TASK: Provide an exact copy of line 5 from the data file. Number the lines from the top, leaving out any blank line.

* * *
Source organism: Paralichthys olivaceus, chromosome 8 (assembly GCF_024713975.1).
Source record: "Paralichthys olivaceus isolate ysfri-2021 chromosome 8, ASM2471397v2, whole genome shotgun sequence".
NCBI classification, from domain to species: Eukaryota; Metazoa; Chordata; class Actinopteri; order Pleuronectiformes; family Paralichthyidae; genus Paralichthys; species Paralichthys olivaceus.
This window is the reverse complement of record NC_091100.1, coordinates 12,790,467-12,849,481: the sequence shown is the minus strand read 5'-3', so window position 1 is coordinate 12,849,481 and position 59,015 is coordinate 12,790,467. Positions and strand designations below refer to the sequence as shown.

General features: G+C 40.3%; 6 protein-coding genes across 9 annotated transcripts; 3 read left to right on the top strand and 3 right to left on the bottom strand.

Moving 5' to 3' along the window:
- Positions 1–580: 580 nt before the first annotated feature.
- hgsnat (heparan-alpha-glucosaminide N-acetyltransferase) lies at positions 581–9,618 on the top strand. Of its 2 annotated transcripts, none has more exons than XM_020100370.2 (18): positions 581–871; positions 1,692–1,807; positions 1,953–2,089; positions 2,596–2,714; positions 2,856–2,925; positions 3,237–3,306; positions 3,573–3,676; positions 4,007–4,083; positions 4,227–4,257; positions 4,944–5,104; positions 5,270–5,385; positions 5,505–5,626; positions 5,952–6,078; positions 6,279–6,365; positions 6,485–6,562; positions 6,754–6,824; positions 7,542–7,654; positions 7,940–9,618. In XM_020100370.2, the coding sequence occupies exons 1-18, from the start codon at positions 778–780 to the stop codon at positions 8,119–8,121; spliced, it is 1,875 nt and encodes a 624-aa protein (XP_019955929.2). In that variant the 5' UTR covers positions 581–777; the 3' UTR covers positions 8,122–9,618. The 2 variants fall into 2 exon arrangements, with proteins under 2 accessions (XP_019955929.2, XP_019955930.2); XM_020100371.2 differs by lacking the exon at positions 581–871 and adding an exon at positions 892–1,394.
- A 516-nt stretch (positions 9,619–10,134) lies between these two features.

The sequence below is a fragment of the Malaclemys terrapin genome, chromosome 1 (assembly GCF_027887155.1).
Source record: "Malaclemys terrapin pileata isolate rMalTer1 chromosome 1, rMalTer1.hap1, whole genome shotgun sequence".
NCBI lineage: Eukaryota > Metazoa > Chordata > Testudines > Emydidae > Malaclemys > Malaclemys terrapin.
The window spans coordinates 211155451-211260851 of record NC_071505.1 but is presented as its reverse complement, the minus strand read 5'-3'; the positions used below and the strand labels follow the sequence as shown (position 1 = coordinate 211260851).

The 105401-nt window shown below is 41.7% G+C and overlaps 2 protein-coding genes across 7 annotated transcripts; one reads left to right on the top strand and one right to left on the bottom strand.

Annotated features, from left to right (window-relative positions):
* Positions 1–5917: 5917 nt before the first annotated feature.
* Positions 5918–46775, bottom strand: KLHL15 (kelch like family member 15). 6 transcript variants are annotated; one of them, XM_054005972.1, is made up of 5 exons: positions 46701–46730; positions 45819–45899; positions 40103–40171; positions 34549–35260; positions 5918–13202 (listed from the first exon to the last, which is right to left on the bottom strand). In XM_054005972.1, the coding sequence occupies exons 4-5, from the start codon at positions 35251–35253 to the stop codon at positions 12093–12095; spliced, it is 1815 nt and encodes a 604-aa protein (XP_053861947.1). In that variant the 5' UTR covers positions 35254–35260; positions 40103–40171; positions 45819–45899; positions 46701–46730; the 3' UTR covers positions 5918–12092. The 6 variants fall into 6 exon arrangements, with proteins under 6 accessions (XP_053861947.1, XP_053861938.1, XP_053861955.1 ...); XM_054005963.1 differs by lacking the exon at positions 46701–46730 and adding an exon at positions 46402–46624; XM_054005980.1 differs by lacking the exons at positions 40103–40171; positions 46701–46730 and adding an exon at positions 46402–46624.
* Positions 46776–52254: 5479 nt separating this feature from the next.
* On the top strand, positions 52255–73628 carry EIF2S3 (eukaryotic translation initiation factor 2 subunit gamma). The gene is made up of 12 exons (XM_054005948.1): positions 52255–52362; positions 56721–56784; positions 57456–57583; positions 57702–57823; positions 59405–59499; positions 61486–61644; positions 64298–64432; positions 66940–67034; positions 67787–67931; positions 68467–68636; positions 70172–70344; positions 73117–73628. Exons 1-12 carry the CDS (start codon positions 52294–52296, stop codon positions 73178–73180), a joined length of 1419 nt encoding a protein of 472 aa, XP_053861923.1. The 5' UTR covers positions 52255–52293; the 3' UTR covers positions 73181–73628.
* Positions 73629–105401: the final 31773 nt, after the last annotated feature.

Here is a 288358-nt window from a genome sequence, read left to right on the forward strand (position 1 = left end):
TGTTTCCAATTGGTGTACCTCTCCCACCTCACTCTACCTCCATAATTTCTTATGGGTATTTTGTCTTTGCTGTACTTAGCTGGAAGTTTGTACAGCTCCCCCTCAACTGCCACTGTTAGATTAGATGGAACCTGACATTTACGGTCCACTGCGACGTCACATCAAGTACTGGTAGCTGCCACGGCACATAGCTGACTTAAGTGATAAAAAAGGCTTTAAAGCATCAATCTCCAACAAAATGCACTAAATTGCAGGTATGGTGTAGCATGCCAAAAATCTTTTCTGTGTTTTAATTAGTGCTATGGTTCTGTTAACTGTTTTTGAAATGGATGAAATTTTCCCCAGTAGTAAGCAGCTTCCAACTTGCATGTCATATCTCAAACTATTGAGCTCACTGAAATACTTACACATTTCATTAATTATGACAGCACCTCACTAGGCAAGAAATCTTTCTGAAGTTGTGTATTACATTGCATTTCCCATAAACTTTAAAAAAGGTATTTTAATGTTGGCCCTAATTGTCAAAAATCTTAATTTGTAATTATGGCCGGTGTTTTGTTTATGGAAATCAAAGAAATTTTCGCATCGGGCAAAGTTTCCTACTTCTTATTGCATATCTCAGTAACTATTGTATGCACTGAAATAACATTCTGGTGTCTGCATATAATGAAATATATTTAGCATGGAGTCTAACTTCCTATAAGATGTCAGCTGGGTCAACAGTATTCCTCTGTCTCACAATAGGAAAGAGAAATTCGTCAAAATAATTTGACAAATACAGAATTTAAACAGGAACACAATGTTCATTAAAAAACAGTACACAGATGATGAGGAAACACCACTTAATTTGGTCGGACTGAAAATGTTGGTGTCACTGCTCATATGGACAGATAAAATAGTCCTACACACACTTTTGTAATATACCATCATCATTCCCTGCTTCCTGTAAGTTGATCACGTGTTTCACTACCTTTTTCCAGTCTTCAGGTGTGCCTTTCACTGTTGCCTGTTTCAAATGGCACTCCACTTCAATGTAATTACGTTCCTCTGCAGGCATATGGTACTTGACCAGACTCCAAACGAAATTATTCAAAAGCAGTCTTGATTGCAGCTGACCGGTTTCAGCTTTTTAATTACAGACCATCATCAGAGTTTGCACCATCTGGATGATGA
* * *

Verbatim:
General features: G+C 40.3%; 6 protein-coding genes across 9 annotated transcripts; 3 read left to right on the top strand and 3 right to left on the bottom strand.